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Irving Penn: Underfoot


October 6–November 5, 2005

32 East 57th Street, 9th Floor, New York, NY


Installation Views

Selected Works

Pace/MacGill Gallery is pleased to present an exhibition of recent work by Irving Penn comprised of approximately twenty-five gelatin silver prints each averaging roughly 20-inches square. Called “Underfoot,” the series marks a shift in focus for Penn in that he leaves the controlled environment of his studio to photograph small-scale debris in outdoor public spaces. Although somewhat similar in theme to his cigarette and street material series from the 1970s, “Underfoot” photographs subjects in situ, small pieces greatly enlarged: chewed gum, matches, dog hair, and discarded objects discovered on the sidewalks of New York City. Studying Penn’s prints, its subjects abstracted by intense changes of scale, the viewer might make associations - a pig’s head, a Chinese Emperor, the Canals of Mars – in an unexpected experience of discovery and revelation. Presented without embellishment and in sharp-focus, this otherwise forgotten and unremarkable refuse becomes a source of visual intrigue and alluring beauty.

The series was exhibited at the Philadelphia Museum of Art in 2004 and earlier this year at Fraenkel Gallery in San Francisco.

At the age of eighty-eight, Penn is experiencing one of the longest and most prolific careers in photography. Through exhibitions, monographs, and his pages appearing regularly in Vogue, his work continues to alter the shape of the visual world. Instead of relying upon the familiar, Penn ventures into the unknown by challenging the technical limits of the field as well as our expectations of what can, and does, comprise a memorable image. Penn’s aesthetic is the result of his readiness to push his work to the edge of what people find acceptable; the potency of his pictures lays in their power to re-orient our sensibilities.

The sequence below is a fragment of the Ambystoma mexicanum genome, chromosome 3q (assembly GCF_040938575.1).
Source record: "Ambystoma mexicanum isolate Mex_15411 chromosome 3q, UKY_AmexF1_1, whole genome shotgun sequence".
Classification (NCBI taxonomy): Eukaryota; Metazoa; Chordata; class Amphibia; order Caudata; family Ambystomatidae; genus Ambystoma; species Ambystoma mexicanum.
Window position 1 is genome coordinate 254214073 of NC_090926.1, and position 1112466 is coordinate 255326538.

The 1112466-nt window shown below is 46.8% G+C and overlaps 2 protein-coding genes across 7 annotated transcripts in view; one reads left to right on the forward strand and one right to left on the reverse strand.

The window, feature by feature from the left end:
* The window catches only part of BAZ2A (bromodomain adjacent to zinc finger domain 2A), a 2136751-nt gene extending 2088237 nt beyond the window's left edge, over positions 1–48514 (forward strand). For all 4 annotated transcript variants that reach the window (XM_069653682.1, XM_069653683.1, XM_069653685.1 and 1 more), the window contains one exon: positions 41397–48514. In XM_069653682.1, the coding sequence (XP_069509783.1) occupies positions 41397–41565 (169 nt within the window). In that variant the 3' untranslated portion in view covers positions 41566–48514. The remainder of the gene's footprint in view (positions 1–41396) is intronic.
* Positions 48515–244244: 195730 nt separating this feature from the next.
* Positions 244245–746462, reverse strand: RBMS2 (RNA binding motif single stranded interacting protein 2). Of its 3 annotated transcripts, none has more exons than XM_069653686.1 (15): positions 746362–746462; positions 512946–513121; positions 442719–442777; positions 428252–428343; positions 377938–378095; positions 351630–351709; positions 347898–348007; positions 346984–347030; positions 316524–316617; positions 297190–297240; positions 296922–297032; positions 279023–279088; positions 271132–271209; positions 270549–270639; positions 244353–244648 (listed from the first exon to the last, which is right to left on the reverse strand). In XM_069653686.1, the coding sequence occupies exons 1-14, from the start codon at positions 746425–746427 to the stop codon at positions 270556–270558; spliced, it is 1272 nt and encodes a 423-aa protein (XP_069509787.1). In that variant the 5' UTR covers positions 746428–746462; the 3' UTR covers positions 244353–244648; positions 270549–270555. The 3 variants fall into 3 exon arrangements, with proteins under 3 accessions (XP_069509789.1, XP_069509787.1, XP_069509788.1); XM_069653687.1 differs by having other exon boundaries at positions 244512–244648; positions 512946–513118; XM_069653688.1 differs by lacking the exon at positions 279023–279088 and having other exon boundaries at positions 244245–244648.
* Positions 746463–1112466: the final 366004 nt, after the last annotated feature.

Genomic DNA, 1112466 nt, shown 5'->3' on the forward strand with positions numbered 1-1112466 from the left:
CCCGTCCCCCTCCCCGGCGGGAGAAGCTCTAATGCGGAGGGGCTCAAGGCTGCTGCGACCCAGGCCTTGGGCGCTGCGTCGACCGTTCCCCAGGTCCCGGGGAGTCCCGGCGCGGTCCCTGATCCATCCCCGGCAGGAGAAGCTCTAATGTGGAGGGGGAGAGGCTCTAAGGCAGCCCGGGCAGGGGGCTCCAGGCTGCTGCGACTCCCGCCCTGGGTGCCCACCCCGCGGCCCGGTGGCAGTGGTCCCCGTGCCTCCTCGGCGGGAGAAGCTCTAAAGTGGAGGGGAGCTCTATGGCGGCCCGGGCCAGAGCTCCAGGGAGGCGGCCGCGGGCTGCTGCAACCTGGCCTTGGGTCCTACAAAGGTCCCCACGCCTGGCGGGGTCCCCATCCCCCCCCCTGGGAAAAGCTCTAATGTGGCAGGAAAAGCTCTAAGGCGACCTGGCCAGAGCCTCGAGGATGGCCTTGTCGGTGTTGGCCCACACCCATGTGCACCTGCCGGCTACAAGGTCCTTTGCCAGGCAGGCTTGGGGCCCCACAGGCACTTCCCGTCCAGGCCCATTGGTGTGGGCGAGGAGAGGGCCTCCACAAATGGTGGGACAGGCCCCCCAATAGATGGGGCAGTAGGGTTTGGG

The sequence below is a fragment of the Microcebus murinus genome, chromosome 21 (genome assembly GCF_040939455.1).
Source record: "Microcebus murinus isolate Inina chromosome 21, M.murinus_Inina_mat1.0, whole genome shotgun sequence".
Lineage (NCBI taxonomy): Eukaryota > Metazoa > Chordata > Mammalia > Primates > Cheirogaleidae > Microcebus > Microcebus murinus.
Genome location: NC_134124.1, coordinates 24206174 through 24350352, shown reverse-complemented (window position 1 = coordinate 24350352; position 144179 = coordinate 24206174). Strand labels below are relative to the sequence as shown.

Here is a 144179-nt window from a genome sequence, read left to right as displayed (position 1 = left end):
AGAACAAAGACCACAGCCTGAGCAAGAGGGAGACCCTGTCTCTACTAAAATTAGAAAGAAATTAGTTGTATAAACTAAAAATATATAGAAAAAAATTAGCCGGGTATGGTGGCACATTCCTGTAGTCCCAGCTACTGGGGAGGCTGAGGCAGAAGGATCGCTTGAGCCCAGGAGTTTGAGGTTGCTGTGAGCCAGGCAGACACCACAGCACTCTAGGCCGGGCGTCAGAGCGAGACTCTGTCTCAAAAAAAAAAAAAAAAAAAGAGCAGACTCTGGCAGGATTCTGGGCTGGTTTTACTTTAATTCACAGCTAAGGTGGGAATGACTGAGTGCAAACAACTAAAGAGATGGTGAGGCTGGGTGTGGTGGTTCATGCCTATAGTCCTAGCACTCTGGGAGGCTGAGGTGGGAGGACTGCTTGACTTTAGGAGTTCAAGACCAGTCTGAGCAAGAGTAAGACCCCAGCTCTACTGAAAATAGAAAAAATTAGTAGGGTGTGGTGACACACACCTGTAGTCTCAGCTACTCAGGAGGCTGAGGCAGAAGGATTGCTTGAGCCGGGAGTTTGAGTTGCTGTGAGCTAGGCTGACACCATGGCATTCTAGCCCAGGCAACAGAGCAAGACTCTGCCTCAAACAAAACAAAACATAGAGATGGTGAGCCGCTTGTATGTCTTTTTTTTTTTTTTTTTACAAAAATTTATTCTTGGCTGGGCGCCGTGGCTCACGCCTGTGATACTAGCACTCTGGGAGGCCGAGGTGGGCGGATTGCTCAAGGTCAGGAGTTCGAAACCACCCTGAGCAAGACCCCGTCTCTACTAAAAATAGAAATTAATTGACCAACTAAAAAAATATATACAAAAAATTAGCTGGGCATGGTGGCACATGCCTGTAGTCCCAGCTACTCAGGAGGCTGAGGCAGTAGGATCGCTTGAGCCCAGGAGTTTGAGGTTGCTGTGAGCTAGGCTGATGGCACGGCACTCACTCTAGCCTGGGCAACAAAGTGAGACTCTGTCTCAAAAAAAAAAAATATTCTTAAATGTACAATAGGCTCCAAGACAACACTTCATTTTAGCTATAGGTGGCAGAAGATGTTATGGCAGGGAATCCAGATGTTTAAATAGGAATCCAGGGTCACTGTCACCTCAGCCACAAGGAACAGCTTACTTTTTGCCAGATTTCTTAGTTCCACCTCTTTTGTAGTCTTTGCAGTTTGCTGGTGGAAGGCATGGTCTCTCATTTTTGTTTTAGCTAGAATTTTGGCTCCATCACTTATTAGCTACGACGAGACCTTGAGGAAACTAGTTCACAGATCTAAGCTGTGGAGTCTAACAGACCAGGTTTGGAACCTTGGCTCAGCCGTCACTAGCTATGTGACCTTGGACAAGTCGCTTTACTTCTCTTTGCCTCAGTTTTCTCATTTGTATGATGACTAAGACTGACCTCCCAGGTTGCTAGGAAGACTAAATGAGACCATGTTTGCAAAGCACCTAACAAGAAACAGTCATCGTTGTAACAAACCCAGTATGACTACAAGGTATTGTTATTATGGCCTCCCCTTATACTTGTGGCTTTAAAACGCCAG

In the catalog accompanying Penn’s 1984 exhibition at the Museum of Modern Art, New York, John Szarkowski wrote:


Until now it [Penn’s work] has demonstrated for photography in our time what must be relearned by most arts in most times: that the apparently inconsequential can be redeemed by artistic seriousness; that a plain vocabulary is the most demanding; that high craft is the just desert not only of monuments and ceremonial vessels, but of the ordinary baggage of our lives.


Irving Penn (b. 1917, Plainfield, NJ) studied design and began his career in New York City in 1938 as a graphic artist. In the early 1940s Penn began work at Vogue magazine where Alexander Liberman was art director. Liberman encouraged Penn to take his first color photograph - a still life - that ultimately became the October 1, 1943 cover of Vogue. In addition to his editorial and fashion work for Vogue, Penn has photographed for other magazines and for a number of commercial clients in America and abroad.

Penn’s photographs are in the collections of major museums in America and abroad, including the Moderna Museet, Stockholm; the Metropolitan Museum of Art, New York; and the Museum of Modern Art, New York. Penn made a major donation of prints and archival material to the Art Institute of Chicago in 1997. In 2005 the National Gallery of Art presented “Irving Penn: The Platinum Prints,” an exhibition of over 90 platinum prints given by Penn to the National Gallery of Art in 2002.

Penn has published eleven books of photographs: Moments Preserved (1960); Worlds in a Small Room (1974); Inventive Paris Clothes (1977); Flowers (1980); Issey Miyake (1988); Passage (1991); Still Life (2001); Dancer (2001); Earthly Bodies: Irving Penn’s Nudes, 1949-50 (2002); A Notebook at Random (2004); Photographs of Dahomey (2004); and two books of drawings.

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